Daniel Burstein

Call-to-Action Optimization: 132% increase in clickthrough from changing four simple words

February 14th, 2018

Think of all the money you invest in attracting customers before they even get to the call-to-action … buying media or traffic, designing websites and landing pages, crafting just the right offer.

If you can squeeze just a bit higher conversion rate out of your calls-to-action (CTAs), it increases the ROI on the rest of your marketing investment.

And that’s just a few percent. What about more than doubling the conversion of that CTA? Without the need for any IT or development resources?

A recent experiment MECLABS Institute (parent research organization of MarketingSherpa) ran with a Research Partner did just that. Let’s walk through the simple word changes and what you can learn from them as you craft your own calls-to-action and button copy.

Experiment design

This experiment was a landing page test that encouraged people to get a physical copy of a textbook mailed to them. These people are decision makers. They choose a product that will lead to significant product sales from others. By getting the sample in these decision makers’ hands, they are more likely to select this product and, therefore, drive significant sales.

The experiment had a control and two treatments. There were several differences between the control and the treatments including changing the image, headline and call-to-action. Both treatments improved clickthrough rate (CTR), with the second treatment generating a 277% increase in CTR at a 99% level of confidence.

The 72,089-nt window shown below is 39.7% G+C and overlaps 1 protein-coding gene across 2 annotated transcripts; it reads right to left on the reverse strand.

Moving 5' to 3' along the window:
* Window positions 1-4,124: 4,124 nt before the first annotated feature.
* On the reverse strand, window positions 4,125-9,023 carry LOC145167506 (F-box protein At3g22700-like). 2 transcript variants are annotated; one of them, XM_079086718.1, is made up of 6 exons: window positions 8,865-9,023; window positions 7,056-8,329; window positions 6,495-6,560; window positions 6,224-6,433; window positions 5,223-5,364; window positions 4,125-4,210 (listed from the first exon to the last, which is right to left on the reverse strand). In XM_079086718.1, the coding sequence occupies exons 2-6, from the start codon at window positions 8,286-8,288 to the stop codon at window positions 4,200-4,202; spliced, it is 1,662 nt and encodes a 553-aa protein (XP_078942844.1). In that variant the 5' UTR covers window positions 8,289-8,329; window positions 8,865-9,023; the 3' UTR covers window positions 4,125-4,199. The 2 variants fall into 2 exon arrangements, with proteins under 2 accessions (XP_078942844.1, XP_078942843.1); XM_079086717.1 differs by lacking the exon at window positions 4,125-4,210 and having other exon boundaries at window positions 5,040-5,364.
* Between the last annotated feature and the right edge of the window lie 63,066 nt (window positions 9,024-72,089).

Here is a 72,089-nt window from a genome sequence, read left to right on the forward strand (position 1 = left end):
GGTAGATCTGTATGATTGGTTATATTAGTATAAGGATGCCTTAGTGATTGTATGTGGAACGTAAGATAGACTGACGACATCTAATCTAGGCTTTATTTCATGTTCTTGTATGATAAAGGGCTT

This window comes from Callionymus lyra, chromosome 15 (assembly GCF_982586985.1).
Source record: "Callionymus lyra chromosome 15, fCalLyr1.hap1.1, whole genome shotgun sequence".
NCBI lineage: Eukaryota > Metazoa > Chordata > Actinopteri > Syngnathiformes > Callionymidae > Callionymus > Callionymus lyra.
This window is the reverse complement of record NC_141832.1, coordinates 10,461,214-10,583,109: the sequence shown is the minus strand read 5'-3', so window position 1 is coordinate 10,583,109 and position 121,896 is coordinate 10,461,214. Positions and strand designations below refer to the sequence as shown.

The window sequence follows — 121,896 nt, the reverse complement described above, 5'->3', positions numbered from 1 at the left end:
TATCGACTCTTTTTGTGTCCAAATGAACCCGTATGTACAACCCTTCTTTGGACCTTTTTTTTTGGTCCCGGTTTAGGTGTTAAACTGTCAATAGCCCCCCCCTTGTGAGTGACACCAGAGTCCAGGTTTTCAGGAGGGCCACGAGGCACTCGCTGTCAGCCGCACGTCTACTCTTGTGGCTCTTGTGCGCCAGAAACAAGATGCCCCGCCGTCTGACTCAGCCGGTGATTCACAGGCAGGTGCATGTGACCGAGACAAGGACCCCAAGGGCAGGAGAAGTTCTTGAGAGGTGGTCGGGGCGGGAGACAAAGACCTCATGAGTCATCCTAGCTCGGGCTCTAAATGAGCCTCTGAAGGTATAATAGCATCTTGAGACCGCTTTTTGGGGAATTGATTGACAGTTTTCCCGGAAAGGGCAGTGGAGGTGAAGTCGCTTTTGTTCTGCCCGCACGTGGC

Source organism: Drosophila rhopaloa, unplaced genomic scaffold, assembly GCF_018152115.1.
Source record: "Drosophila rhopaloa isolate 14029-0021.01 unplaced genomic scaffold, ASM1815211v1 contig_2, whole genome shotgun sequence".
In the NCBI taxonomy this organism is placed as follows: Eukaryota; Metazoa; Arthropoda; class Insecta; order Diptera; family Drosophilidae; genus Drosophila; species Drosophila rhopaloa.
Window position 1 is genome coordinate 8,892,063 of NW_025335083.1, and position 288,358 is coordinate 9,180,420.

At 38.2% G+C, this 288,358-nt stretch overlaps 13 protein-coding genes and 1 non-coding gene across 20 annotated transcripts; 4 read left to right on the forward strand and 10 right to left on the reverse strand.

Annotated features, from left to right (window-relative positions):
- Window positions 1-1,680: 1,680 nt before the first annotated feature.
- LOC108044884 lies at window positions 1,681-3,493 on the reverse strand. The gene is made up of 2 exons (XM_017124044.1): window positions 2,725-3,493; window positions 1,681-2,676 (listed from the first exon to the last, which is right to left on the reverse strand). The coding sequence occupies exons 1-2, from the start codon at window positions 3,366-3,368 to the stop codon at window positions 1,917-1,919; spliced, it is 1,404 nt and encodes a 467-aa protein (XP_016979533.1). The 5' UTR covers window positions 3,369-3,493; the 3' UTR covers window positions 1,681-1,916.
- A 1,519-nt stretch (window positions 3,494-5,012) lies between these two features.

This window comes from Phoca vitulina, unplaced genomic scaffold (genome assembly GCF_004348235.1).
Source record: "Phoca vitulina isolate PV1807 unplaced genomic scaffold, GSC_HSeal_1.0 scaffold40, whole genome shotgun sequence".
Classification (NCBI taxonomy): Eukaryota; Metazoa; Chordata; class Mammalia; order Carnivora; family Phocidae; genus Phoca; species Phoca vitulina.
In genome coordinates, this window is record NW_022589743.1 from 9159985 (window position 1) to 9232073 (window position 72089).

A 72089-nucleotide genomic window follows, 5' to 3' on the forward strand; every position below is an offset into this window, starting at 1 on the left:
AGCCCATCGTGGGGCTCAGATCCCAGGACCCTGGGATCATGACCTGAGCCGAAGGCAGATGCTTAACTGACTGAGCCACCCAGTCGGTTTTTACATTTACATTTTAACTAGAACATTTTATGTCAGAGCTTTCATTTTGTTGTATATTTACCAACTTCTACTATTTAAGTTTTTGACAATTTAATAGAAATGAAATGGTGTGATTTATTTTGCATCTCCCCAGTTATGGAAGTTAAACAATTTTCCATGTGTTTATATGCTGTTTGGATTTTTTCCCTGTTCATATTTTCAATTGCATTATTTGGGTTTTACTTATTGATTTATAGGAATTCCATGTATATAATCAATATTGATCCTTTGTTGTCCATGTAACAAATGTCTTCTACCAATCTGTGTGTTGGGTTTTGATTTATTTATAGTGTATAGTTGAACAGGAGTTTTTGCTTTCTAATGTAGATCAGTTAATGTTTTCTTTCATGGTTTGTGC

That clickthrough increase carried its way through the funnel to an increase for the final conversion as well — an 82% increase in conversion for Treatment 2 at a 99% level of confidence.

But here’s where it gets more interesting. While the team changed several variables between the control and the treatments, they only changed a single variable between Treatment 1 and Treatment 2 — the call-to-action — to discover the impact of the CTA wording.

“While Treatment 1 outperformed the control in both clickthrough and conversion metrics by increasing prominence, Treatment 2 trumped that by adding clarity to what the decision maker was actually getting. Going from ‘Sign In And Order A Sample’ to ‘Request A Free Copy’ created a significant lift,” said Tony Doty, Associate Director, Research and Training, MECLABS Institute.

That significant lift was a 132% increase in clickthrough for Treatment 2 over Treatment 1 at a 99% level of confidence. And while there was also a 14% increase in final conversion in Treatment 2 as compared to Treatment 1, that was only at an 80% level of confidence.

Remember, the only difference was a few words in a button. Take a look:



“Small pixel changes aren’t necessarily small changes in the mind of the customer,” said Adam Lapp, Senior Director of Digital Marketing Client Services Operations, MECLABS Institute.